Beatrix Potter was born on July 28, 1866 in Bolton Gardens, Kensington, in London, England.
Her family lived in a large house, had servants, and Beatrix was taken care of by a nanny. She spent most of her time in the top of the house in their large nursery. She would, on most days, only see her parents at bedtime.
When she was old enough to begin schooling the nursery was converted to a school room and she was taught by her governess. At this time it was not common for girls in her social class to attend regular school. Beatrix loved learning and was especially interested in languages and literature.
She loved classic folk and fairy tales, rhymes, and riddles.
“Thank goodness I was never sent to school; it would have rubbed off some of the originality.”
It was discovered that she had a talent for drawing and painting. Beatrix's parents encouraged her art and hired special tutors to teach her art and take her to art galleries. She spent many hours drawing her pictures of animals and plants. She would draw realistic pictures of them as well as imaginative pictures with the animals wearing clothes and doing human chores.
She even drew her own versions of some of the fairy tales and stories that she was learning about like Cinderella and Alice's Adventures in Wonderland.
She also wrote about and drew her pets.
The family always had a pet dog. In addition to that the children kept rabbits, a hedgehog, some mice, frogs, snakes, snails, lizards, and a bat in their school room to observe. They also had a collection of insects that they identified, mounted, and drew.
Bertram, her younger brother, was born when Beatrix was six. They grew to be good friends and shared a love of painting, drawing, and animals.
(Bertram and Beatrix)
Her favorite time of year was summer.
Every year her father rented a large house in Scotland and they would take the dog, the servants, and even the carriage horses north by train. Sometimes Beatrix would also bring her little rabbits or mice along in boxes. The house they visited the most was Dalguise in Perthshire.
She and Bertram were able to explore the countryside to their hearts content and she used these times to observe and draw plants, insects, and animals.
(pages from Beatrix's sketchbook in 1876 when she was nine)
When she was fifteen Beatrix began to keep a journal but she wrote in a secret code that she invented (which was not deciphered until 1958). She said that when she read them back when she was older she sometimes found it difficult to understand! In her journals she would record her activities as well as her opinions about current events, society, art, and politics.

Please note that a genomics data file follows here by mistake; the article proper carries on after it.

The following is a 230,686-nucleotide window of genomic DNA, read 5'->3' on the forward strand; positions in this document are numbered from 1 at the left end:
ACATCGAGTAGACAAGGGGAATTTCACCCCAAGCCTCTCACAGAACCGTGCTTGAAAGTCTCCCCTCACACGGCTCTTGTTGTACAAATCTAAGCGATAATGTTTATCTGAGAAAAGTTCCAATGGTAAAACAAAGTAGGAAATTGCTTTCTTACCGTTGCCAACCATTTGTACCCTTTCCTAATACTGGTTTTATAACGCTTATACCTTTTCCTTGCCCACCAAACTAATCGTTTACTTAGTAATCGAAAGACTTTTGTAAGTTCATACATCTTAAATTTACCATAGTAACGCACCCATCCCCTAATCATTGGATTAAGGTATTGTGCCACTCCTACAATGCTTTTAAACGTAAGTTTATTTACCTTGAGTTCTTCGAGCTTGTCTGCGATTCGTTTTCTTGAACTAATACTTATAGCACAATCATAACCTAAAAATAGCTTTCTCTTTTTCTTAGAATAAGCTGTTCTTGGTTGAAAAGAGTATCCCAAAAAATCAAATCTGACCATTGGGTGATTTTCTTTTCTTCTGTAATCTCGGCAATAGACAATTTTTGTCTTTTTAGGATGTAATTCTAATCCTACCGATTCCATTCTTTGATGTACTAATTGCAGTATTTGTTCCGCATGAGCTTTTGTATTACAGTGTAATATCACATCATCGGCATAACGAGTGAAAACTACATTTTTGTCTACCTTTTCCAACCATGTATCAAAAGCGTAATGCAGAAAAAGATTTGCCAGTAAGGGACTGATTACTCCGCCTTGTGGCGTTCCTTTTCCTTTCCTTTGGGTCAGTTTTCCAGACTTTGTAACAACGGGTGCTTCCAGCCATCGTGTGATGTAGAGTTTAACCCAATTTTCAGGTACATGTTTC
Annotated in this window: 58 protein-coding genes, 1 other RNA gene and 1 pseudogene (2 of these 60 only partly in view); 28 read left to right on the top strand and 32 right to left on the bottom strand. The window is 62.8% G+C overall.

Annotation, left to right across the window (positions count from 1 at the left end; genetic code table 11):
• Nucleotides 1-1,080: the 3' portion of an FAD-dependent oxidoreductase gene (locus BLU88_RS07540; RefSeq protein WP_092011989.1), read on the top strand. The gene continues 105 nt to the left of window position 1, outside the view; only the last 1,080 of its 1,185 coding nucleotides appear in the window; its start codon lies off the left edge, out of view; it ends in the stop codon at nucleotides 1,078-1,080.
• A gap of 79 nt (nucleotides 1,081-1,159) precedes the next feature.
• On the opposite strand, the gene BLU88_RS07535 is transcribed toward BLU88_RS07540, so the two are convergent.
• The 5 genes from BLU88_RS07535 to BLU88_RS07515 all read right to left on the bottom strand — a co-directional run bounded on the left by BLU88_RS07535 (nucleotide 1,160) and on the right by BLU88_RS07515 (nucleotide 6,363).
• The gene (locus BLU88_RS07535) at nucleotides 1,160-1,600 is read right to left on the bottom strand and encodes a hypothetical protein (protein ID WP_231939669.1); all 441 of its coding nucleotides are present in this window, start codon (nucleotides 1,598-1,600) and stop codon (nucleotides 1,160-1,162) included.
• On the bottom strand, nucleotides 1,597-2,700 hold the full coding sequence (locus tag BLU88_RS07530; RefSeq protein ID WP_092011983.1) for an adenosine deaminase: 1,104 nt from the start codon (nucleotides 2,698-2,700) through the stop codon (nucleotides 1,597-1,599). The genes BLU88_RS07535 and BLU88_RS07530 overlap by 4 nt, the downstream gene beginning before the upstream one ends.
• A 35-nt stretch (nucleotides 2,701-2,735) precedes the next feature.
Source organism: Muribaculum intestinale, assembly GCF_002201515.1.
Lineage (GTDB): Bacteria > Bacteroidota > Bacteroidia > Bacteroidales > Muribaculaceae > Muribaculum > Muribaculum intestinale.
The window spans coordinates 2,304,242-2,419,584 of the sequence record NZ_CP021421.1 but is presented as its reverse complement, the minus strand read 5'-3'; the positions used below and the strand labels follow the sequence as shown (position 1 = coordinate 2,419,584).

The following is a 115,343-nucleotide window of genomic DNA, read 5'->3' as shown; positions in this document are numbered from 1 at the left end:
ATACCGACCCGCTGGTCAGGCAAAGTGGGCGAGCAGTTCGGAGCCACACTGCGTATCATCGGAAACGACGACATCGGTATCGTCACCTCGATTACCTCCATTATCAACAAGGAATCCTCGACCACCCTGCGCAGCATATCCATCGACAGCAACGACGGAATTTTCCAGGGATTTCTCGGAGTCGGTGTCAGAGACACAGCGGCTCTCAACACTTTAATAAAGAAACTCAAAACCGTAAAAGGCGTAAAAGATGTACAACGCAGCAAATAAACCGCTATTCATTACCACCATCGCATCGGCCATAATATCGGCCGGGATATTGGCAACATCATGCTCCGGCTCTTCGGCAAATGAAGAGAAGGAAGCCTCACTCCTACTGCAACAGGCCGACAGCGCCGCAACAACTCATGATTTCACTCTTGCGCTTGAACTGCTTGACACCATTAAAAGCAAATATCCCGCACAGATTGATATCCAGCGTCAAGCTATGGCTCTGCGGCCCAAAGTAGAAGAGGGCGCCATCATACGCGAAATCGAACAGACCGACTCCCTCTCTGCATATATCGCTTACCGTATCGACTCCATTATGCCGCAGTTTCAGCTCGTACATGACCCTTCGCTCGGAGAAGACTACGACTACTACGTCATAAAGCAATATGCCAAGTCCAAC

In her sketchbook she would practice drawing and in her journal she practiced writing.
Both of these skills would come in very handy as she grew older.
"There is something delicious about writing the first words of a story. You never quite know where they'll take you.”
When Beatrix was sixteen Dalguise House was not available for their summer holiday and so her family rented a house in the Lake District in England. This was her first visit to the Lake District and she fell in love with the countryside right away.
In the early 1890's, Beatrix first published some of her drawings.
Hildesheimer & Faulkner published her illustrations and greetings card designs for a booklet entitled "A Happy Pair".
("A Happy New Year To You", Greeting card published by Hildesheimer & Faulkner)
Most of her time she spent studying natural history. She loved learning about archaeology, geology, entomology, and mycology. She was very interested in fungi. Charles McIntosh, a Scottish naturalist, encouraged her to make her drawings of fungi more accurate. By 1896 Beatrix wrote a paper with her own theory on how fungi spores reproduced called 'On the Germination of the Spores of Agaricineae'. It was presented to the Linnean Society by one of their mycologists from the Royal Botanic Gardens in 1897. Beatrix, unfortunately could not present it herself as women could not attend Society meetings. The paper has since been lost.
Beatrix soon began to write picture letters to a child of her former governess that was recovering from scarlet fever and confined to bed. In 1901 she turned one of these letters into her first book, The Tale of Peter Rabbit. She printed her own private edition of it.
The idea was then turned down by several publishers before Frederick Warne published it in 1902 when Beatrix agreed to redo her black and white illustrations into color.
Norman Warne, the youngest of the three brothers who ran the publishing firm of Frederick Warne & Co., was assigned to be Beatrix's editor for The Tale of Peter Rabbit. He and Beatrix got along well from the very first meeting. Beatrix would often take the carriage to the Warne offices in Bedford Square to discuss the book with Norman. It was not considered appropriate at the time time for a lady to visit alone so she always had to take a long a female friend as a chaperone.